6- Arrange Logistics

Coordinating logistics is essential to ensure the smooth running of the service. Here’s what you need to plan:

Customized Transportation

Organizing transportation is crucial for both the deceased and attendees:

  • Hearse and Limousines: Arrange for a hearse to transport the casket and consider hiring limousines for close family members. The funeral director can help coordinate these services.
  • Shuttles or Buses: For larger funerals, providing shuttles or buses for guests can be helpful, especially if the venue is far from the burial site or reception area. Funeral directors can also help with these logistics.


Flowers add beauty and symbolize respect and love:

  • Selecting Arrangements: Choose flower arrangements that reflect your loved one’s preferences. Traditional options include wreaths, sprays, and bouquets.
  • Local Florists: Work with local florists to ensure timely delivery and setup. The funeral director can recommend trusted vendors.
  • Personal Touches: Consider adding personal elements to the arrangements, such as ribbons with messages or incorporating favorite flowers.

Other Arrangements

There are a few other important details to manage:

  • Venue Setup: Ensure the venue is arranged according to your specifications. This includes seating, decoration, and any audiovisual equipment needed.
  • Programs and Keepsakes: Create programs that outline the service order and include photos and personal messages. You might also provide keepsakes like memorial cards or small tokens of remembrance.
  • Reception Planning: If you’re hosting a reception afterward, plan the menu, location, and any activities. This can be a time for sharing memories and providing mutual support.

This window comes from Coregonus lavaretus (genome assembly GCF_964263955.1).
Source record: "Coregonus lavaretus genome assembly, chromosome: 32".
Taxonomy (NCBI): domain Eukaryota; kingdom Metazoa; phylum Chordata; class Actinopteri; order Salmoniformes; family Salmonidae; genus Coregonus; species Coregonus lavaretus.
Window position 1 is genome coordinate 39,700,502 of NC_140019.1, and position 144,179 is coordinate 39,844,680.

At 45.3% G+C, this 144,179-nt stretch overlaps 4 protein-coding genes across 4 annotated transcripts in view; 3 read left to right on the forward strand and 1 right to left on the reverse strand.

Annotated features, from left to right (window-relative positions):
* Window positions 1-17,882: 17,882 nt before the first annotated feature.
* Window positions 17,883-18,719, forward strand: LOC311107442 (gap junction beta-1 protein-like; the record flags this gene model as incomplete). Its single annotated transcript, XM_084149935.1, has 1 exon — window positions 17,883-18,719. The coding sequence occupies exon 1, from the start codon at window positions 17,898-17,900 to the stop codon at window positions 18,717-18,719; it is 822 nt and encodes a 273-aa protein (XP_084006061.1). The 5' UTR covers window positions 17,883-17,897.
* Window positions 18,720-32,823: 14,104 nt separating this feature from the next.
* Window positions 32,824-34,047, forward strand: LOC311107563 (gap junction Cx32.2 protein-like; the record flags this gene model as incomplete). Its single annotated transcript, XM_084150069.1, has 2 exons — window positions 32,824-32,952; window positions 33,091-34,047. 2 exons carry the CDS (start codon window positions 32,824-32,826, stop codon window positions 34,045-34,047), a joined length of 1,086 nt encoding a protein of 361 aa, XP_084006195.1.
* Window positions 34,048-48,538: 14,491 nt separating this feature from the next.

Summing Up

Personalizing the funeral service and carefully arranging logistics can transform a typical funeral service into a heartfelt tribute that honors your loved one’s memory.

By incorporating meaningful music, readings, and tributes and organizing transportation, flowers, and other details, you create a service that truly reflects the deceased’s life and legacy.

This thoughtful planning can provide comfort and closure to all who attend.

7- Communicate with Family and Friends

Part of funeral planning is informing everyone of the service details and any specific requests or instructions. At this point, you may also want to post an announcement on Facebook or other social media about your loved one’s death.

Write an Obituary

You can also get started writing the obituary and give this to the funeral home. The funeral director can post the obituary on their website and also send to national sites. They can also send it to newspapers so that friends and family know what has happened.

If you need help with what to write, see our Obituary Template Guide or our other blogs about writing an obituary that honors your loved one.

8- Handle Legalities

Handling the legalities after a loved one’s passing can seem overwhelming, but understanding the steps and requirements can help you navigate the process smoothly.

Here in North Carolina, estate planning and probate procedures ensure that all necessary legal documents are prepared and filed correctly.

 Let’s break down what you need to do.

Obtain the Death Certificate

The first legal document you’ll need is the death certificate. You can let your funeral director know how many copies you need from the local vital records office. 

You might want to order extra copies to avoid delays later on.

You’ll need multiple certified copies to close bank accounts, claim life insurance, transfer property, and more. Each institution you deal with will typically require an original certified copy.